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Divorce FAQ

Do you have questions about divorce? You are not alone. Preparing for a life without your spouse can be intimidating, even if it is the right thing to do. At Charles Vincent & Associates, we empower our clients by making sure they are informed. Get answers to some of the most commonly asked questions about divorce.

What issues may arise in my divorce? Having to face a divorce is one of life’s most stressful experiences. You may be dealing with dividing property, debts, figuring out custody of children, parenting plans, and support issues. We can help you.

What if we reach an agreement? Sometimes you and your spouse are able to reach an agreement that resolves all your concerns regarding property, debt, custody and support. A non-contested divorce can be concluded in a short period of time once you file the appropriate documents and get a judge to sign your general judgment of dissolution. It is always a good idea to have a lawyer look over your paperwork to be sure it is filled out properly and nothing important has been omitted.

What if we cannot agree? If spouses cannot agree on some of their important issues, they are facing the possibility of litigation. In most counties in Oregon, parties are required to attend mediation before going in front of the judge, Often, a skilled mediator is able to assist parties in resolving issues involving custody and parenting time. If mediation fails, however, the judge who hears your case will make the final decisions regarding who gets custody of the children, what kind of parenting time the noncustodial parent will receive, how property is divided and who, if anyone, will pay support.

How will property be divided? This depends on a number of factors, including the length of the marriage, and who contributed during the marriage to certain assets. Judges strive to divide property as fairly and equitably as possible. In Oregon, there is a rebuttable presumption that both spouses contributed equally to assets purchased during the marriage, including 401(k)s, retirement and savings accounts. As a result, in long-term marriages the division of property is close to 50/50. Exceptions to that rule might include situations involving an inheritance, gifts to one spouse, or when the parties entered into a premarital agreement to keep assets and property separate.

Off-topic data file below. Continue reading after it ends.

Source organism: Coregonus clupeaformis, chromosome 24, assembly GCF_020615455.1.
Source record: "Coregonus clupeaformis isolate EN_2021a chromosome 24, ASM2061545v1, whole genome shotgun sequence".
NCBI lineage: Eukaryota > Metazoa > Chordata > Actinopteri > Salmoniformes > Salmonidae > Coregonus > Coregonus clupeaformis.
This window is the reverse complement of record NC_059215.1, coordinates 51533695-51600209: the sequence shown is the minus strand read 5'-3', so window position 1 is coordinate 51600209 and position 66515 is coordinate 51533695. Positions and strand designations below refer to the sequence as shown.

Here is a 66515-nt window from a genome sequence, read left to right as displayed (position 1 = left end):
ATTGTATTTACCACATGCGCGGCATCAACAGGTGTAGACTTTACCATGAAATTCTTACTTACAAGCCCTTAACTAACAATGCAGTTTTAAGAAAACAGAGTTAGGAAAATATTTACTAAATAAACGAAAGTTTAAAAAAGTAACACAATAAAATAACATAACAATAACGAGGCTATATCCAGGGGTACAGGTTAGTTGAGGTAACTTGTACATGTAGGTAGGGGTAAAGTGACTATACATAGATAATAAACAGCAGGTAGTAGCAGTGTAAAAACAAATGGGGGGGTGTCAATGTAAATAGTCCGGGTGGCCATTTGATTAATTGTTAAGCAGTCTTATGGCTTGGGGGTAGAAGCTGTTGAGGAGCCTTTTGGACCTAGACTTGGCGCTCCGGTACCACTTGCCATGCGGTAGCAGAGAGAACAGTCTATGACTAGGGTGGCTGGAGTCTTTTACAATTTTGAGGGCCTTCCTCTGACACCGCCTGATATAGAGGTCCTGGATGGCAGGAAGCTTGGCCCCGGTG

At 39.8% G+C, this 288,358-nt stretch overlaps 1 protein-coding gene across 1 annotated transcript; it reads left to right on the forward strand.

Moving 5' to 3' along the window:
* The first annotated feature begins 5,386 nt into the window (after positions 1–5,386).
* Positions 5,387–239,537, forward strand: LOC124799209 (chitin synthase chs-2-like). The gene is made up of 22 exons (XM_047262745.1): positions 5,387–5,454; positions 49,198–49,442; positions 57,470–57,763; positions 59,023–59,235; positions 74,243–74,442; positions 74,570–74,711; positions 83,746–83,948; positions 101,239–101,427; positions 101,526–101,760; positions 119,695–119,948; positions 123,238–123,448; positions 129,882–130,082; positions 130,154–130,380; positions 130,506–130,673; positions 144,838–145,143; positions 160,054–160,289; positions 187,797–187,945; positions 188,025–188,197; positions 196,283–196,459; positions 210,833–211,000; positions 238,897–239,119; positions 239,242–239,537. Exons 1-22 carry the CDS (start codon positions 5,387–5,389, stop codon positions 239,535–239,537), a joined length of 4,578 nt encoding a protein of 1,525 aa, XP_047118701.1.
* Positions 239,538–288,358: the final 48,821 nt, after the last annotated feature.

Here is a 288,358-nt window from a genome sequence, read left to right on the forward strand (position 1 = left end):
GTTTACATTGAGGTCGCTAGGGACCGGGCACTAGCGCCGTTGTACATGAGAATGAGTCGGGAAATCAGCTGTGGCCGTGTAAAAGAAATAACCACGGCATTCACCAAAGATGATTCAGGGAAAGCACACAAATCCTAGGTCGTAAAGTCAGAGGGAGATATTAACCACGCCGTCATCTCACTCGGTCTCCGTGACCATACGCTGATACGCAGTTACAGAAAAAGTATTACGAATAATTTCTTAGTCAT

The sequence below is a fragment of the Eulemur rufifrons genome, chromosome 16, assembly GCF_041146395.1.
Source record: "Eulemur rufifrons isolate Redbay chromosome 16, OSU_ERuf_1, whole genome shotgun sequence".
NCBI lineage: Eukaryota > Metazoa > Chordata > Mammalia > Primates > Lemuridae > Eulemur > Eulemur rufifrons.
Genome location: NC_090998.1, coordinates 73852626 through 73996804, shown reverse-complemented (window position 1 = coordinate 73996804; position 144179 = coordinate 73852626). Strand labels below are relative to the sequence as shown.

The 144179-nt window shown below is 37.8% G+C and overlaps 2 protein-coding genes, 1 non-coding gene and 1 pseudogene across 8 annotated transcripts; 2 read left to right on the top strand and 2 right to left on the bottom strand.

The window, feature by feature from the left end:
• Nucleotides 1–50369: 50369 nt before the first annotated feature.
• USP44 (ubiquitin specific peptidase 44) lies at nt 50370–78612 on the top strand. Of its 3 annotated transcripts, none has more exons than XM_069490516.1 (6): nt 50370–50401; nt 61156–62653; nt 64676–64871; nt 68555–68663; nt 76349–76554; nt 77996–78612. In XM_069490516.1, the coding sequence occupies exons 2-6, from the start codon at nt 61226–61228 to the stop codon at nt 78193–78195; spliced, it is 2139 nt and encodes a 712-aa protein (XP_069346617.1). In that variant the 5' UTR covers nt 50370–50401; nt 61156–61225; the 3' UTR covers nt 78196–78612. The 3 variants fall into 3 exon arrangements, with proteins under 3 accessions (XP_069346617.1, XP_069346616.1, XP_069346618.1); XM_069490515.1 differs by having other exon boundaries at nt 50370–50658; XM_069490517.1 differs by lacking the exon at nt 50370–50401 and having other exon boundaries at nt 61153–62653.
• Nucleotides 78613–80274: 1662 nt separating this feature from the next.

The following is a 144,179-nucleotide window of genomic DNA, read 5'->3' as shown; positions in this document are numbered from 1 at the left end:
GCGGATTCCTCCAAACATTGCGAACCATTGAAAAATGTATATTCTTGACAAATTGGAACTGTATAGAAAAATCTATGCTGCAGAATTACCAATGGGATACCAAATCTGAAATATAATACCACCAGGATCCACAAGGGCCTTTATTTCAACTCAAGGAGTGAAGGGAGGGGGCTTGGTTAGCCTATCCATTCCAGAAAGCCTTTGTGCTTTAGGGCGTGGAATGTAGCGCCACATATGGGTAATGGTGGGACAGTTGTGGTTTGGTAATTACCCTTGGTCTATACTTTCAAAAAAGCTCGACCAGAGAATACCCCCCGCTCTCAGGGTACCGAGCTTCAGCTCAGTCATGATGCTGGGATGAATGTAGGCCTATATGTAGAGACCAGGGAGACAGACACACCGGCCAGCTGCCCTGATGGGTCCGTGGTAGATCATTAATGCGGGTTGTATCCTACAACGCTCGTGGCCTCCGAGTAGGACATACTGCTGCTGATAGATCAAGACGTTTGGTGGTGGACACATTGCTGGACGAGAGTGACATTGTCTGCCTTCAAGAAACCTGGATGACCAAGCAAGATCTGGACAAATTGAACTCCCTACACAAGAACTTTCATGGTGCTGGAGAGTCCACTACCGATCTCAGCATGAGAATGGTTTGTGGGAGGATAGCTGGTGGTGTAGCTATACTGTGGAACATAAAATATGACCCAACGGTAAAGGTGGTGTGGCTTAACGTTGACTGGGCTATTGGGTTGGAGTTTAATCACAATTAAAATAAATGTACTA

How does Oregon calculate support? If you have children under the age of 18, or between the ages of 18-21 who are unmarried and attending college, one or both of you will be required to pay child support. The state of Oregon calculates child support by a mathematical formula according to its own guidelines. The factors taken into consideration for determining the amount of support include income of each party, the number of overnights, medical insurance expenses, work-related child care expenses, non-joint children, and payment of spousal support. It is possible to deviate from the guidelines if you have a legitimate reason why the amount calculated is unfair or inappropriate under the circumstances. The state of Oregon may seek to modify support every three years.

Do You Have Additional Questions? Ask Our Experienced Trial Attorneys.

At Charles Vincent & Associates, we are both experienced trial attorneys and experienced divorce and family law attorneys. We have successfully handled family law cases of all types in Oregon. Our extensive experience allows us to help our clients achieve the best outcome in each case. We protect our client’s rights with the utmost in privacy and discretion.

Call 541-597-9259 or email our firm to schedule an appointment. We have offices in Eugene and Coos Bay.

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